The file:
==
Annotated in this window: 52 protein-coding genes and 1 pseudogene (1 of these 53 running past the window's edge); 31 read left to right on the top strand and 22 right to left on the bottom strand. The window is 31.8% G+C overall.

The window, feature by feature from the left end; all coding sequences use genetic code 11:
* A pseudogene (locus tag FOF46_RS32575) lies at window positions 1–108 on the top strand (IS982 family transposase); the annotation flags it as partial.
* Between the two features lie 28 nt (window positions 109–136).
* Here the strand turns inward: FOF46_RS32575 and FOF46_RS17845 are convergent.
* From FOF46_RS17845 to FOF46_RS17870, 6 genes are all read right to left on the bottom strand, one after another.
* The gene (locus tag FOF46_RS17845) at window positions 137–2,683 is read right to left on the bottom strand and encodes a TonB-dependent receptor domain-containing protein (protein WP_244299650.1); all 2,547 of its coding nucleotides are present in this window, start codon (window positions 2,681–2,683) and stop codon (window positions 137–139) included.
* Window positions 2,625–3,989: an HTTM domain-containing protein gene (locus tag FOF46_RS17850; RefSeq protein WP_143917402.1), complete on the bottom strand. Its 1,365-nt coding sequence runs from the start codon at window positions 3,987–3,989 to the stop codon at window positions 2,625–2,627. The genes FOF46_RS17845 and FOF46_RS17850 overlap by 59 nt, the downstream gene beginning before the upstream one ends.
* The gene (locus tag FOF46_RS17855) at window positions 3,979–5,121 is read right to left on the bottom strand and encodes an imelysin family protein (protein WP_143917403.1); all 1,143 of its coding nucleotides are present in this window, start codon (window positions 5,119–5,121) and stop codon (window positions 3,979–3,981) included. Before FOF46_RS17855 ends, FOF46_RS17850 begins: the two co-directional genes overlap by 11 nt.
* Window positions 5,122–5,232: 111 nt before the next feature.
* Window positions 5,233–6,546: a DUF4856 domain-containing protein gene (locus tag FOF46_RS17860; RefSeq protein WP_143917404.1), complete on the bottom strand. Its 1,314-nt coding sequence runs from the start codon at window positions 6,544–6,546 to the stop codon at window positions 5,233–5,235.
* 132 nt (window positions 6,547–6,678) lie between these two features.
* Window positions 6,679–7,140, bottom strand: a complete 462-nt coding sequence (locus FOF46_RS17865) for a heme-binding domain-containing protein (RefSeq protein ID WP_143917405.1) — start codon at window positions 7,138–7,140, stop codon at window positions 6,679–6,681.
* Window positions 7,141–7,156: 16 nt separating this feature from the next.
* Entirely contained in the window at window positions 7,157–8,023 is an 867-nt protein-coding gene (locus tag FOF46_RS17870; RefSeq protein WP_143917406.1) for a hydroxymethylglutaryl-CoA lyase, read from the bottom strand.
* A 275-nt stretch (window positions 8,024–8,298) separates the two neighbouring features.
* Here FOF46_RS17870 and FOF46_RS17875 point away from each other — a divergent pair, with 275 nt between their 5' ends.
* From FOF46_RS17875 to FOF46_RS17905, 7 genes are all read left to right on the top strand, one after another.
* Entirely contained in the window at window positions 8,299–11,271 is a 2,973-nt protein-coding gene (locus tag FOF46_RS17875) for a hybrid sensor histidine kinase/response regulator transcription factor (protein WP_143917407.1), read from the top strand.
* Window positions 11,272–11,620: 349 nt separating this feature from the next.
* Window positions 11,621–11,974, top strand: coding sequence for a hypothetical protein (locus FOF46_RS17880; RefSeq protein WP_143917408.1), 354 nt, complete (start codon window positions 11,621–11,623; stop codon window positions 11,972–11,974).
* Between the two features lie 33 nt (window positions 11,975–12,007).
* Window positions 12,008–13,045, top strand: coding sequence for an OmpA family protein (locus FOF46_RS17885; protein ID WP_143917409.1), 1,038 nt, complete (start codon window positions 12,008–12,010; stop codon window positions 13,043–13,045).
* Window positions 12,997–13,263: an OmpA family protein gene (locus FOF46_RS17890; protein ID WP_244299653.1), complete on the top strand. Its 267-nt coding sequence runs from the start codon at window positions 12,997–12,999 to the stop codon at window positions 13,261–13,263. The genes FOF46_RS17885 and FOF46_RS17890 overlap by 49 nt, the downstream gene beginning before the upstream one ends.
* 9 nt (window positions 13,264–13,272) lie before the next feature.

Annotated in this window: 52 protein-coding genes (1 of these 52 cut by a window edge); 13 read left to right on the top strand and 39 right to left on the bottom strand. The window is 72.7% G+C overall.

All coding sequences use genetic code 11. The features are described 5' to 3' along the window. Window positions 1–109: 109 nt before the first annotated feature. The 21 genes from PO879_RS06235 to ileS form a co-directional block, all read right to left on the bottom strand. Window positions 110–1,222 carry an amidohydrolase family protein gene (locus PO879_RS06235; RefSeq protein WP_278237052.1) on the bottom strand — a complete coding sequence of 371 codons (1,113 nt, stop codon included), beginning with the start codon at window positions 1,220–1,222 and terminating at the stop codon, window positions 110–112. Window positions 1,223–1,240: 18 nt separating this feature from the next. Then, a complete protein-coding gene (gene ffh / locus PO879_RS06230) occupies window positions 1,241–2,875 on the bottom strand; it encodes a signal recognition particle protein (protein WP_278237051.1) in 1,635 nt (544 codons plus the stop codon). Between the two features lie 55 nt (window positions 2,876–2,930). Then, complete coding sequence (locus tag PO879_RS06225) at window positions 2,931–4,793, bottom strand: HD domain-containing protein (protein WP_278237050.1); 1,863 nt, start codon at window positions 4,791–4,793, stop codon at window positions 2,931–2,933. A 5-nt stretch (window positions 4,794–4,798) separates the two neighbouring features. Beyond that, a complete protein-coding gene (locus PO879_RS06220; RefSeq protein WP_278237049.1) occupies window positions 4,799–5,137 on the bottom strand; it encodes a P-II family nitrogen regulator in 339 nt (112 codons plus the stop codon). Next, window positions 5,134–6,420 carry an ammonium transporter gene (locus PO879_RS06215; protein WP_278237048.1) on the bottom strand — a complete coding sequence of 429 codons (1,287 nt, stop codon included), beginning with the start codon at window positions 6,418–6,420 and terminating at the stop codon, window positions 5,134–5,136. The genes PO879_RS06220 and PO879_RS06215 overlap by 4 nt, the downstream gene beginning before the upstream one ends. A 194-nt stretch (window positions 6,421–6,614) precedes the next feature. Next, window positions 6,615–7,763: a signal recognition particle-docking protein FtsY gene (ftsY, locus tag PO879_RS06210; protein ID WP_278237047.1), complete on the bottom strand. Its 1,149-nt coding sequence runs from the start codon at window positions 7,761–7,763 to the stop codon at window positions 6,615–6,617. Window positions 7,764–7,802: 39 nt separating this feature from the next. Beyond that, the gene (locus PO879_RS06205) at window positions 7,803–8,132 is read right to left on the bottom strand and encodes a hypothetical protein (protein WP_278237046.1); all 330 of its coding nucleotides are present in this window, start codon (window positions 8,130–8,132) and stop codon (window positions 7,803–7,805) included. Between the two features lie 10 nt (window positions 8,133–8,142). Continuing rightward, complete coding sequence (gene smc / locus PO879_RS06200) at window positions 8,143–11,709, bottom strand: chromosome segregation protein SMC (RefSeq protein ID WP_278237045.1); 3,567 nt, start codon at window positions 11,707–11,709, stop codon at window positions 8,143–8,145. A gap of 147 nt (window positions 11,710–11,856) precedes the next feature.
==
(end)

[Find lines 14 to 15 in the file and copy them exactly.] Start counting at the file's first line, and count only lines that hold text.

* Window positions 7,141–7,156: 16 nt separating this feature from the next.
* Entirely contained in the window at window positions 7,157–8,023 is an 867-nt protein-coding gene (locus tag FOF46_RS17870; RefSeq protein WP_143917406.1) for a hydroxymethylglutaryl-CoA lyase, read from the bottom strand.